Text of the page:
A conversation about science and progress

A couple of evenings ago an interesting conversation developed on twitter, between me (@beckyfh), Thomas Soderqvist (@museionist), Thony Christie (@rmathematicus), James Poskett (@jamesposkett) on science and progress. It all started with a query from Danny Birchall:

When I asked for more details he told me that the exhibition was “about material culture of the brain; context is faux-measurement of brain capacity/function. shd definitely explain racism (tweet). After another couple of tweets, Danny wrote “I think what I’m trying to ask (in the abstract) is, is it useful in histsci to show … (tweet) … how ideas that we now find repellent are intimately intertwined with the ‘progress’ of science? (tweet). I replied:

At this point Thomas entered the conversation:

And thus the conversation was kicked off. Apologies if I’ve missed out any important tweets from the conversation below, and for it getting confusing where parallel discussions developed. I’ve had to play with the order a bit to make these make sense.

James and I had a bit of a side conversation, on the subject of whether there’s a simplistic popular notion of scientific progress, even if the subject is a bit passe in scholarly circles:

That was more or less it for the night. Thomas had long left us for a book and bed. However, bright and early the next morning:

I hazarded the following:

Thony agreed, but there we left it. So: what do we mean by progress in science? Is there a simplistic view of progress that exists generally, and is it worthwhile trying to point out that the picture is a great deal more complex? Did historians of science in the 1970s-90s really believe that there was no such thing as progress in science? Do some still believe it now? How should we deal with progress in science as opposed to progress in technology?

Answers below, please.

20 thoughts on “A conversation about science and progress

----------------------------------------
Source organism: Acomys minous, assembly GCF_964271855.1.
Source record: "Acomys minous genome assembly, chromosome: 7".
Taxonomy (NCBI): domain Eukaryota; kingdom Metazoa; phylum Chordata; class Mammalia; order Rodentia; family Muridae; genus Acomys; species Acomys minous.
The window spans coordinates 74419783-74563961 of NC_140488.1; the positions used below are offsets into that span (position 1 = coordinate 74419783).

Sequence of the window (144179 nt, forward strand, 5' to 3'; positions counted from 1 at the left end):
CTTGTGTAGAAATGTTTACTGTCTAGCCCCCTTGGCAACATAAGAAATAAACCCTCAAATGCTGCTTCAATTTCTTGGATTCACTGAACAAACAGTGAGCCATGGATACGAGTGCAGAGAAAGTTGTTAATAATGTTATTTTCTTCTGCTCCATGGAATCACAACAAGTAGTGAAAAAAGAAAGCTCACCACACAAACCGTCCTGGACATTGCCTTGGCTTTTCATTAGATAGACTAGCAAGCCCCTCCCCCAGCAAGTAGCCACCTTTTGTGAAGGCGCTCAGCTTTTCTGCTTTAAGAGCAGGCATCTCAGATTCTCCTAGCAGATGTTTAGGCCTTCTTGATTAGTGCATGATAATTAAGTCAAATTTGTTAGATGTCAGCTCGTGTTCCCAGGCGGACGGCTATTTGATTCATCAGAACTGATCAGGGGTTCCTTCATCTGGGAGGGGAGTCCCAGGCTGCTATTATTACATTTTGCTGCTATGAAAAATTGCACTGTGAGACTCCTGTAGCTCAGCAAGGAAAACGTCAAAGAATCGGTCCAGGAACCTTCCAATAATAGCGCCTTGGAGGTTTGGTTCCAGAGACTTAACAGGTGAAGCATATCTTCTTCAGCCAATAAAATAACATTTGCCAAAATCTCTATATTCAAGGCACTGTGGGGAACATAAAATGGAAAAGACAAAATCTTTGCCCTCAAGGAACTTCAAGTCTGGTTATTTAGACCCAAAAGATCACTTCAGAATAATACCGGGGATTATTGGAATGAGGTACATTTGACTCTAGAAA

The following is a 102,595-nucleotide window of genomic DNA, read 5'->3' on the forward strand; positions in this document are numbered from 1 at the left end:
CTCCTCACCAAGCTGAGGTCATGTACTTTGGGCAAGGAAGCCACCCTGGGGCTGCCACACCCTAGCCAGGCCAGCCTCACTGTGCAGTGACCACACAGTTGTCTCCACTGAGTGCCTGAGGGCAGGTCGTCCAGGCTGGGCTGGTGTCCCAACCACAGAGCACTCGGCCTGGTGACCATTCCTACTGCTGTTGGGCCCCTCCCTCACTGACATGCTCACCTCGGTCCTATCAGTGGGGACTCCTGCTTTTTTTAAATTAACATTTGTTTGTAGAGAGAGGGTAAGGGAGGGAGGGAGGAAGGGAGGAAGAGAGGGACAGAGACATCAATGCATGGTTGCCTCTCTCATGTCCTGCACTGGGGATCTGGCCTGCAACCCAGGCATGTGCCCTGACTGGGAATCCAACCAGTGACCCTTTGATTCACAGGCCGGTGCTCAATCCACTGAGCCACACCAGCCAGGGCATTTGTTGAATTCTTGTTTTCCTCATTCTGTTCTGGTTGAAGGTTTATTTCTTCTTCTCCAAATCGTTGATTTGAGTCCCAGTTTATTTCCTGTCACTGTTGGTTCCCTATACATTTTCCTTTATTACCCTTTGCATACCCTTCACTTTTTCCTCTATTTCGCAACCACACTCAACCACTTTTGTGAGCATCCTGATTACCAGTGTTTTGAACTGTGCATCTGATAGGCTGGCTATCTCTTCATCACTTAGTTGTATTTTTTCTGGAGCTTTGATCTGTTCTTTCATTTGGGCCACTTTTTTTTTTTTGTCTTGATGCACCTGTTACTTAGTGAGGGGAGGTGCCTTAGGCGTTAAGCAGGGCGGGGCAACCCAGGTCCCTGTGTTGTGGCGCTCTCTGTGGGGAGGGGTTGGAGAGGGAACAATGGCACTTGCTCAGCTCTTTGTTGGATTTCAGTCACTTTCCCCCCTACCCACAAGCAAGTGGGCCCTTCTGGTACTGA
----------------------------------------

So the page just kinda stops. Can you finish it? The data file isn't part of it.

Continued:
• It did to me.

        I think Thony C pretty much nailed it with “Progress exists but it is almost never linear and it can oft only be recognized with hindsight”. To which I would add that much of the (perfectly valid) science which is going on right now will not ‘progress’ us anywhere – but some of it will. The trouble is, we have no way of knowing which will and which won’t. Which is why the current British government’s desire to prioritise ‘useful’ science is naive and misguided.

        In terms of what we mean by ‘progress’, I agree with your neat summary: ‘knowing more, knowing better, being able to make better use’. But we still have a long way to go. There is still no sign of the flying cars and robot servants I was promised as a child. And as for those holidays on Mars, well I don’t think I’ll ever get to go on one of those – which is a major let-down. Come on, Science, get your act together!

      • Thanks for this. I think firstly, that technological development is not necessarily proof of scientific progress (see Peter Dear, as mentioned by Dominic below), but it’s interesting how often it is used as such. My quick definition was meant to be a typical understanding of scientific progress, and not my own.

        Secondly, I’m not convinced that government prioritising particular areas for funding is not a better, or equally good, way of proceeding than simply letting the scientific community decide its own priorities. See my post on a brief history of ‘pure’ research for more. History would tell us that plenty of important work was done because monarchs, landowners, governments etc. were keen to support work directed at particular ends (see also my post on astrology and astronomy), and that very often this utilitarian work had unexpected spin-offs, some useful, some important, some not. The other point, of course, is that there very, very few people who really get do real ‘blue-skies’ research. To get any sort of funding or involvement in the scientific community, even the ‘purest’ research project will follow on from existing work, play into priorities defined by whoever, seek to attract support and interest etc. Undoubtedly there’s room for both approaches, plus initiatives from wealthy individuals, corporations and institutions.